Problems with Painting Food
- Pigeonholing food regarding colour and tone, and then illustrating them thus; cheese is pale yellow, tomatoes are deep red, apples are green and fish is bluish-grey.
- Using the aforementioned colour in a simplified fashion, applying it neat and evenly in a uniform layer to represent perishable goods.
- Darkening the colour of the food with black or dark grey for shadows.
- Illustrating detail of the food with harsh lines, such as the blue veins found in stilton or the layers within an onion.
- Similarly, using heavy lines to outline the food.
- Using blobs of neat white for highlights.
Incorporating food into a still life setting can be a challenging yet satisfying experience if the painting is successful, but can be frustrating if the food fails to convey softness or suggest flavour. And this is often where the problem lies. Because food is experienced on many different levels, such as taste, smell and texture, the artist wishing to express all these qualities in paint may feel overwhelmed. The secret is to forget all other senses, but the visual. Observe food simply as a series of shapes, tonal areas and hues. Above all, dispel preconceptions about how food should look. The following tips may help:
Tips on Painting Food
An item of food often contains different colours and tones rather than just one pigment. A ripe tomato will appear red, yet under other lighting conditions may contain violet, orange, earth colours or even black. When illustrating other such shiny orbs such as apples, lemons or eggs, blend away abrupt tonal shifts to rid of dark crescents. Look out for reflected light. This is light bouncing back from a bright surface into the dark side of the object. Reflected light will make the food appear to inhabit space rather than appear flat. Soft blending will also suggest the waxy surface of fruit.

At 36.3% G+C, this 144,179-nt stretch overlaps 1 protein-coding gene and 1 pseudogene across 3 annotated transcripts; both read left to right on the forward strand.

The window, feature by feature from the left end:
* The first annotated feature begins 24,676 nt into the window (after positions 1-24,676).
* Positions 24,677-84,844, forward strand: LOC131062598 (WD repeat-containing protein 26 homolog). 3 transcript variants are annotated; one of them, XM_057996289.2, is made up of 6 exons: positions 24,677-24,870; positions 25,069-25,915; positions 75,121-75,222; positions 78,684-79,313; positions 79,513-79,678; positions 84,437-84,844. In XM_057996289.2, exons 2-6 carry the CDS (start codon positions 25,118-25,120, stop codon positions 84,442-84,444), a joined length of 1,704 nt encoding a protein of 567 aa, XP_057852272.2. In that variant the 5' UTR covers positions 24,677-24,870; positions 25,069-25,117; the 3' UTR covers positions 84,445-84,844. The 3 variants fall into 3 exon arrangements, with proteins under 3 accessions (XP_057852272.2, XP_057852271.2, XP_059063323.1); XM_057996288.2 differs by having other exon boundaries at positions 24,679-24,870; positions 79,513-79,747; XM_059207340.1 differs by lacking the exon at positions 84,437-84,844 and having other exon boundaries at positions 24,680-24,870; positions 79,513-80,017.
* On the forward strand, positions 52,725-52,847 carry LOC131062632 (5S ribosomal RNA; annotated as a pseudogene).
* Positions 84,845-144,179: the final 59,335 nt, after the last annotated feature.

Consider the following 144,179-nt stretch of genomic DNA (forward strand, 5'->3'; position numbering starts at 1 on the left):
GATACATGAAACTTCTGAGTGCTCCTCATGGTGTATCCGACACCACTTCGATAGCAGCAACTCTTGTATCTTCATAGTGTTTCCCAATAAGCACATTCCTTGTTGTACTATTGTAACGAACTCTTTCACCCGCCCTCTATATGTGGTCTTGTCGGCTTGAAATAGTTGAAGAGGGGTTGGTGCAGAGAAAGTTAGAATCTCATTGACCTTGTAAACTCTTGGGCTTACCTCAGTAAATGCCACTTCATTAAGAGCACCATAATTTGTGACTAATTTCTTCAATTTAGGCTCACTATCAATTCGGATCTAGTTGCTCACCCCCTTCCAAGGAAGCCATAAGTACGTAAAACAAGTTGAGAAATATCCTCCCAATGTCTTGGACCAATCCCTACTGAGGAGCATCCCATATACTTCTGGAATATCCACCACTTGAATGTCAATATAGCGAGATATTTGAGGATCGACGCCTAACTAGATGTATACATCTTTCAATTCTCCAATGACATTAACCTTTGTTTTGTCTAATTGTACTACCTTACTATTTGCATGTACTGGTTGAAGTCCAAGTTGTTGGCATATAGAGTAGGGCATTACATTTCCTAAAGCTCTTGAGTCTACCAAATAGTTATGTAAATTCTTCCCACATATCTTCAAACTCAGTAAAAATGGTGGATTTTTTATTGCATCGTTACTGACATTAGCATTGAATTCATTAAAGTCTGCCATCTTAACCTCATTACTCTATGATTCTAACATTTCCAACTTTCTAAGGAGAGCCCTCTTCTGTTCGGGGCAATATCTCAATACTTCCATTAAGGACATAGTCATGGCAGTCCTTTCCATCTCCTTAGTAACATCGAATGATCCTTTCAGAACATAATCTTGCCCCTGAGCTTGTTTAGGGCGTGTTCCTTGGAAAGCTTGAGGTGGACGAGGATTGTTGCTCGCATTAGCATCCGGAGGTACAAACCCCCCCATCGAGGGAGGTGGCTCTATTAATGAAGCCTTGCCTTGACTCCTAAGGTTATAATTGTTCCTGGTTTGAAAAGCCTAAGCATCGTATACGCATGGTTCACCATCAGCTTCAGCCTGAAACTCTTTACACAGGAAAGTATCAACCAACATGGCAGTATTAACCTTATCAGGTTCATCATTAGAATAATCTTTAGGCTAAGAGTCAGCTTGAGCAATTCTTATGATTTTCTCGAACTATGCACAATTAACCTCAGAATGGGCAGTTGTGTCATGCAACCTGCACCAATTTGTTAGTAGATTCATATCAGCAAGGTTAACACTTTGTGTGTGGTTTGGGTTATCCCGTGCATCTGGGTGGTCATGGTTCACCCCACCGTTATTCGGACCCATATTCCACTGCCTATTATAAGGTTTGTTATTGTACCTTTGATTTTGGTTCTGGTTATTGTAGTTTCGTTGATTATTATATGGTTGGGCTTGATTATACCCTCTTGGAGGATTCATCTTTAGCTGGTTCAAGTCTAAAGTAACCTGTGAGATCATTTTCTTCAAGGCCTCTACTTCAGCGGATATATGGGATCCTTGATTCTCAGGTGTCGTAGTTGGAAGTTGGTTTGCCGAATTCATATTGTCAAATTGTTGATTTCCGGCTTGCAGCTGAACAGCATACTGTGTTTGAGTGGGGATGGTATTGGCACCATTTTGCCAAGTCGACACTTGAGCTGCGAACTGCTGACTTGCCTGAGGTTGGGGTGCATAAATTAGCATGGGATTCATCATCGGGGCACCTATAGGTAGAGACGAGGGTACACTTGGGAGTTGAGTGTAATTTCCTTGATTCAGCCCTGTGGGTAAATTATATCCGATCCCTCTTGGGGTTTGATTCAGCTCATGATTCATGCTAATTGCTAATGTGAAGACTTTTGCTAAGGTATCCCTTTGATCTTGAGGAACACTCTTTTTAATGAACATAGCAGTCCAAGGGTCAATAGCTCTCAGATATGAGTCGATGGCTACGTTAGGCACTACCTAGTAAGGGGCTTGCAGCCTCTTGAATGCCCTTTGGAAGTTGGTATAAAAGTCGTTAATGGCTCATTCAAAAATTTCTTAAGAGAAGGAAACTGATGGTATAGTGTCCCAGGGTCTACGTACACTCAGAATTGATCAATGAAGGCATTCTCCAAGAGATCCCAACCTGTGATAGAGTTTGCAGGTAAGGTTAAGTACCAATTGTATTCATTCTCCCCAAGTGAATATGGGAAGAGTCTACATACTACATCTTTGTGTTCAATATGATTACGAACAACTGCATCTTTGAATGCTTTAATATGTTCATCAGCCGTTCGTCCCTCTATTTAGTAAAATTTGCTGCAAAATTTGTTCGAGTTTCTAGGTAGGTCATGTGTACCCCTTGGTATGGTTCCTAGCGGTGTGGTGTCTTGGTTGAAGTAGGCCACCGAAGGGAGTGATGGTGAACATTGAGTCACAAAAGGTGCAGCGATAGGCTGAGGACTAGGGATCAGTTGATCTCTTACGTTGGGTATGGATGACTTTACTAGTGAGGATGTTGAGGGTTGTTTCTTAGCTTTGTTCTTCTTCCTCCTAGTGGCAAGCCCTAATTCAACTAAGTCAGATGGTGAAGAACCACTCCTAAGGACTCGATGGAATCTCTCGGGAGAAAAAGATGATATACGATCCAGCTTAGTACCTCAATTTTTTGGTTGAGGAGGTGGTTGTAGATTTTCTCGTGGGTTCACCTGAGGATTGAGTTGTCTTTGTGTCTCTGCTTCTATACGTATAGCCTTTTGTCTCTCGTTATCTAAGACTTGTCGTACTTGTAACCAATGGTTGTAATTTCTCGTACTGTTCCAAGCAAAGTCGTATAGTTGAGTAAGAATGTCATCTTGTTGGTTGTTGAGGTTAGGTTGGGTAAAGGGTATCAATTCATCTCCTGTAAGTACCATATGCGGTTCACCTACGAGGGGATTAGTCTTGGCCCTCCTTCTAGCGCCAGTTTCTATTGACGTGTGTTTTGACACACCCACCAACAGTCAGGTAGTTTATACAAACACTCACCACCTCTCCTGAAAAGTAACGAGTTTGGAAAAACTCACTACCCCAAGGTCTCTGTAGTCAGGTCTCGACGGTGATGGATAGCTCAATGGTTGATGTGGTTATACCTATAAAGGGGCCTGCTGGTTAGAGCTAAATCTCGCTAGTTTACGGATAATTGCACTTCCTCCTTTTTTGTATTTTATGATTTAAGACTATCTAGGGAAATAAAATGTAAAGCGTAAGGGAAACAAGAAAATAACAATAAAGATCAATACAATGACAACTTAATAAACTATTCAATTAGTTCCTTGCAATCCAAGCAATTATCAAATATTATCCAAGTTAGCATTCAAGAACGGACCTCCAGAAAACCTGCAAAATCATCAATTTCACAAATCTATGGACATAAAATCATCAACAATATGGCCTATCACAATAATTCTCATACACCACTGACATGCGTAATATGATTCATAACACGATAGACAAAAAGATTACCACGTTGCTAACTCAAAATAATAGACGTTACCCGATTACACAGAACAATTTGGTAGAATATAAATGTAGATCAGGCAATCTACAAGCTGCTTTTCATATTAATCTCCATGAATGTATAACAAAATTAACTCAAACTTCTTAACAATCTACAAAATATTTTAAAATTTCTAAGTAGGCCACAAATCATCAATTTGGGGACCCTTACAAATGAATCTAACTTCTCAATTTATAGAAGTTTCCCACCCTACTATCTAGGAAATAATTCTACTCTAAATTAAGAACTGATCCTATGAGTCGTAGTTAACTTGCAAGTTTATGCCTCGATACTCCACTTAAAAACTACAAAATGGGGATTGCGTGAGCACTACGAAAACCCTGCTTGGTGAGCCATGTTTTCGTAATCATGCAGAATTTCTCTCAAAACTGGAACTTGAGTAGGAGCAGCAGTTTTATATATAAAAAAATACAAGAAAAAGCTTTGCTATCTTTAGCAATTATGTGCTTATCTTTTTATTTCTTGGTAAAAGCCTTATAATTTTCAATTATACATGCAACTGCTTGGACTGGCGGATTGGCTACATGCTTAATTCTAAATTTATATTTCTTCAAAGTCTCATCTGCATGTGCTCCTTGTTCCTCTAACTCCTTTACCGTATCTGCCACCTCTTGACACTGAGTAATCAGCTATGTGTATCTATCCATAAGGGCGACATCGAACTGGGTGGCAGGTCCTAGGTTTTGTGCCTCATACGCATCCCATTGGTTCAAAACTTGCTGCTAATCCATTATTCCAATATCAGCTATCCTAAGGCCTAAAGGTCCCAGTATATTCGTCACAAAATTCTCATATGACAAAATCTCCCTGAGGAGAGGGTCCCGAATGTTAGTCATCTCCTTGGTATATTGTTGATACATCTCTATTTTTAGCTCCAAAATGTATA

My Youtube video showing how I completed a painting of a strawberry may help inform on how to paint food. As can be seen, texture in food can be suggested by a few dabs of limited colours.
Art Techniques for Still Life
Intricate areas of detail such as the surface of crusty bread or the texture of cheese or a strawberry (see Youtube clip above) can be simplified and build over in glazes. This means blurring the vision in order to break down the area into basic tonal areas rather than illustrating every line and wrinkle. Allow imperfections to remain in the brushwork. Once the paint is dry, dragging a little neat paint over selected areas will enhance the crusty texture in a technique known as “scumbling.” Remember that highlights can often be found on raised areas next to dark crevasses or pits within bread or cheese.
The Colour of Food
Taking the time to mix colours accurately will convey the essence of food effectively. White with various amounts of burnt sienna is ideal for mixing the colour of crusty bread, eggshells and onion skins; viridian, a little pthalo blue and lemon yellow, for rich broccoli, Savoy cabbage and spinach. Cadmium red and various amounts of permanent rose can be found in red peppers, tomatoes, ripe apples and cherries.
Painting Fish Textures
Painting food often entails heightening visual awareness. Look out for different types of outlines: sharp or blurred, which can be found on the skins of meat and poultry. Look out for reflected light, often found on orb-shaped fruit, which will suggest form. Look out for different types of highlights, warm or cool, as found on fish scales, fruit or bread. Look out for different textures, which can be captured by either soft blending or scumbling. Stripping away preconceptions about how food looks and narrowing down the senses to the visual will help with painting food more honestly and therefore suggest flavour and texture by itself.